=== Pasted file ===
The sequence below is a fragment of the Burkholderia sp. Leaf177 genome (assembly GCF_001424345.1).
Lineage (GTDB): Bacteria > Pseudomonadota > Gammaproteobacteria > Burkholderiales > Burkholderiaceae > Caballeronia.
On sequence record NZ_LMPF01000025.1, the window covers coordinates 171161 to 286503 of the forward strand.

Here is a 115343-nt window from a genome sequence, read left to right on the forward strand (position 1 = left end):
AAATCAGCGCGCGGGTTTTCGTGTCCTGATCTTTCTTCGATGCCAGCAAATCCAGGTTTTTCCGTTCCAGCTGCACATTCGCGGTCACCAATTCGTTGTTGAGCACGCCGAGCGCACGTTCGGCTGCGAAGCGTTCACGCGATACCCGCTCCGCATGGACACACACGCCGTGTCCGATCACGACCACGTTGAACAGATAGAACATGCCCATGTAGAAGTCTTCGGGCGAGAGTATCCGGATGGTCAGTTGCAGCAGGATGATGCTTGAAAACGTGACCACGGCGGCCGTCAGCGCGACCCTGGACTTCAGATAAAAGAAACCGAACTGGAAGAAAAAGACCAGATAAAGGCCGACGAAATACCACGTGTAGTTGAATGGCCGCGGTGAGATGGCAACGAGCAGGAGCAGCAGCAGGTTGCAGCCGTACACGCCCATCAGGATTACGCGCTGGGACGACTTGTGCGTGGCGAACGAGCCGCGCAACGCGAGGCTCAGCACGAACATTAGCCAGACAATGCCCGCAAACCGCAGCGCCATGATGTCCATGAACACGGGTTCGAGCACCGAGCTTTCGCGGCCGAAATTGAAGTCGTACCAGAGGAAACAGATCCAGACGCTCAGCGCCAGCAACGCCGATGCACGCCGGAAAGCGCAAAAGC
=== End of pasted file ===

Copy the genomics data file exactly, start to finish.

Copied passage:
The sequence below is a fragment of the Burkholderia sp. Leaf177 genome (assembly GCF_001424345.1).
Lineage (GTDB): Bacteria > Pseudomonadota > Gammaproteobacteria > Burkholderiales > Burkholderiaceae > Caballeronia.
On sequence record NZ_LMPF01000025.1, the window covers coordinates 171161 to 286503 of the forward strand.

Here is a 115343-nt window from a genome sequence, read left to right on the forward strand (position 1 = left end):
AAATCAGCGCGCGGGTTTTCGTGTCCTGATCTTTCTTCGATGCCAGCAAATCCAGGTTTTTCCGTTCCAGCTGCACATTCGCGGTCACCAATTCGTTGTTGAGCACGCCGAGCGCACGTTCGGCTGCGAAGCGTTCACGCGATACCCGCTCCGCATGGACACACACGCCGTGTCCGATCACGACCACGTTGAACAGATAGAACATGCCCATGTAGAAGTCTTCGGGCGAGAGTATCCGGATGGTCAGTTGCAGCAGGATGATGCTTGAAAACGTGACCACGGCGGCCGTCAGCGCGACCCTGGACTTCAGATAAAAGAAACCGAACTGGAAGAAAAAGACCAGATAAAGGCCGACGAAATACCACGTGTAGTTGAATGGCCGCGGTGAGATGGCAACGAGCAGGAGCAGCAGCAGGTTGCAGCCGTACACGCCCATCAGGATTACGCGCTGGGACGACTTGTGCGTGGCGAACGAGCCGCGCAACGCGAGGCTCAGCACGAACATTAGCCAGACAATGCCCGCAAACCGCAGCGCCATGATGTCCATGAACACGGGTTCGAGCACCGAGCTTTCGCGGCCGAAATTGAAGTCGTACCAGAGGAAACAGATCCAGACGCTCAGCGCCAGCAACGCCGATGCACGCCGGAAAGCGCAAAAGC